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Title: The sexually selected ejaculate
Author: Hopkins, Benjamin
ISNI:       0000 0004 7971 5534
Awarding Body: University of Oxford
Current Institution: University of Oxford
Date of Award: 2018
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The ejaculate is composed of many different parts: proteins, lipids, and much else travels alongside sperm. With so many elements comes the problem of composition. Does the mix matter for male reproductive success? To what extent is the composition fixed? What happens when males lose control over the composition? It is with these questions that this thesis is principally concerned. I start by testing whether males alter ejaculate composition in relation to the intensity of male-male competition. I find that divergent allocation rules govern the transfer of sperm and seminal fluid proteins ('SFPs'). While the allocation of both responds to competition, only SFP allocation responds to its intensity. I further show that variation between SFPs in their responsiveness leads to differentially-composed seminal fluid. The resulting ejaculate compositions are each accompanied by distinct costs and benefits for male reproductive performance, some of which appear specific to seminal fluid. I next demonstrate that loss of BMP-regulated secretions from a seminal fluid-contributing cell-type ('secondary cells') imparts a syndrome of dysregulation on male and female reproductive performance. Within this, males lose the ability to reduce female receptivity to remating, but gain an advantage in defensive sperm competition. Through a systematic dissection of different episodes influencing sperm competition outcome, I find that loss of these secretions influences sperm entry into storage and potentially enhances their resistance to displacement. In the following two chapters I show that loss of BMP-regulated secondary cell secretions and the keystone SFP sex peptide affects seminal fluid transfer to females. In both cases, I find clear signals of between-SFP dependencies in the regulation of SFP transfer, which collectively highlight novel mechanisms of seminal fluid organisation. I argue that these organising mechanisms may be used to a male's advantage to exercise fine-scale, real-time control over the transfer of ready-made seminal fluid.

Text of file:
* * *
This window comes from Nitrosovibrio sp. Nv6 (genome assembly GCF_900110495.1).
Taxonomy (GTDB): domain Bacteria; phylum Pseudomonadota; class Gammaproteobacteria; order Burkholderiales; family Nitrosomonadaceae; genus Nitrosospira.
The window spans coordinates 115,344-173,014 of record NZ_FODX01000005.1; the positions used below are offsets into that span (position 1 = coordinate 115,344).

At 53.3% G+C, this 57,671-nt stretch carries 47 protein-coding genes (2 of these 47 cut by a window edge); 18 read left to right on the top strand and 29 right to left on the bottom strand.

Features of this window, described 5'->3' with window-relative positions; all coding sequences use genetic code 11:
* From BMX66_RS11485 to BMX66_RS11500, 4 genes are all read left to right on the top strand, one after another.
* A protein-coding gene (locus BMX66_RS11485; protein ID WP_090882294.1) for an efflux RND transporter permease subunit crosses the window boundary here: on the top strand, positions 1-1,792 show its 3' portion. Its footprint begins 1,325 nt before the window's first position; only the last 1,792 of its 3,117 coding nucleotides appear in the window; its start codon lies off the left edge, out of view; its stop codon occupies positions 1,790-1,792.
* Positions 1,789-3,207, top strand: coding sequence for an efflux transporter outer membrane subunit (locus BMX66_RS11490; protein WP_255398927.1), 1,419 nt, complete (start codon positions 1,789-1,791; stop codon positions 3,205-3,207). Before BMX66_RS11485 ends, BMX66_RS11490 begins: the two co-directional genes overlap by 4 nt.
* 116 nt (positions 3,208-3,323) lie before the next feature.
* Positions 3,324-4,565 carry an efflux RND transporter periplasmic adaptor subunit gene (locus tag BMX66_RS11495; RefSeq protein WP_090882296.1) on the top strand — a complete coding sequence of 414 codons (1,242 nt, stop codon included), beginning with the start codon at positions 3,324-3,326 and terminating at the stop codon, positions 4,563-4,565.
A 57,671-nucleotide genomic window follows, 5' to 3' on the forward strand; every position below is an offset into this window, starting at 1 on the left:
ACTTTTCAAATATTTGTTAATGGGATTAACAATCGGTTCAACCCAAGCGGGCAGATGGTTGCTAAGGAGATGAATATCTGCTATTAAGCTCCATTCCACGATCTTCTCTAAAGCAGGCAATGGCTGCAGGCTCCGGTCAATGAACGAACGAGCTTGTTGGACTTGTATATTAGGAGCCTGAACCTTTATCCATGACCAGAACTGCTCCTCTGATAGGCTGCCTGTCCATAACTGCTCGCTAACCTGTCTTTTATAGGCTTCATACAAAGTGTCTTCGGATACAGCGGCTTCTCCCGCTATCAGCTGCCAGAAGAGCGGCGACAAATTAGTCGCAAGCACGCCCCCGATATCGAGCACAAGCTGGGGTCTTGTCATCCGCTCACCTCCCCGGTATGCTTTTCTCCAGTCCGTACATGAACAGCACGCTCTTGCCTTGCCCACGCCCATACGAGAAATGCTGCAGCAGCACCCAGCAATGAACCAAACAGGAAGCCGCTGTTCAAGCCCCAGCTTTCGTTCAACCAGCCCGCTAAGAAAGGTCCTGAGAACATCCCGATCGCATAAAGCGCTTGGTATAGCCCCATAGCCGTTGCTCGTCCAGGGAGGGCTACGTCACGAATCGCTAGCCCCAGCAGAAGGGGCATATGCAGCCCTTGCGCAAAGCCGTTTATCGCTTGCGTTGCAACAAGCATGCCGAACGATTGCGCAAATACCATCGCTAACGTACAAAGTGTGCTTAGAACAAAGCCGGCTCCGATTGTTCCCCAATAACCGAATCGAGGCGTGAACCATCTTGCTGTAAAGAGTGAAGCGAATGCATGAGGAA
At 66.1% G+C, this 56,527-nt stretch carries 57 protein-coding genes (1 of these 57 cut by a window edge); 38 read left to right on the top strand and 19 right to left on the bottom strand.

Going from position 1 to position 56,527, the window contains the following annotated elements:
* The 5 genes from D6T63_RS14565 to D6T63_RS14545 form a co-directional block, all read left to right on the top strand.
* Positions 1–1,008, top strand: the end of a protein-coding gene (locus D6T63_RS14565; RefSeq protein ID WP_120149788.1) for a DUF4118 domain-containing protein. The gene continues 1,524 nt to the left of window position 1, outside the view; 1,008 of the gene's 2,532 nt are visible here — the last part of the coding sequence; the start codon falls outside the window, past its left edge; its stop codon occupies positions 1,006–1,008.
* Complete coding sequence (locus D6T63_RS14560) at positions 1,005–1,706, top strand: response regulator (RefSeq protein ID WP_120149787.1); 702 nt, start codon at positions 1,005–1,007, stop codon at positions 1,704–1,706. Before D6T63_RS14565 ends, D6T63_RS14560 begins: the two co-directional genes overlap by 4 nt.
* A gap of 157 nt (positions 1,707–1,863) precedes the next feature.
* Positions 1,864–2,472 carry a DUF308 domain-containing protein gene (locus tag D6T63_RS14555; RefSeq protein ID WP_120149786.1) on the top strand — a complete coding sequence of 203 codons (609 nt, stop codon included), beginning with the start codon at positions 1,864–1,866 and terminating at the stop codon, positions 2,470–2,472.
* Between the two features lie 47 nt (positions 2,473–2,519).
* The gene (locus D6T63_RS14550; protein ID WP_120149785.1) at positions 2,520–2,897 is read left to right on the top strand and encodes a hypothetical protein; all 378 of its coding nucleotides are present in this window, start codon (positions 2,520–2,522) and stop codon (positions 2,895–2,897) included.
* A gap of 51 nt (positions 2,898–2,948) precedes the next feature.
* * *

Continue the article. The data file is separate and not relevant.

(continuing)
Supervisor: Wigby, Stuart ; Pizzari, Tommaso ; Sepil, Irem Sponsor: EP Abraham Cephalosporin-Oxford Graduate Scholarship ; Biotechnology and Biological Sciences Research Council
Qualification Name: Thesis (Ph.D.) Qualification Level: Doctoral
EThOS ID:  DOI: Not available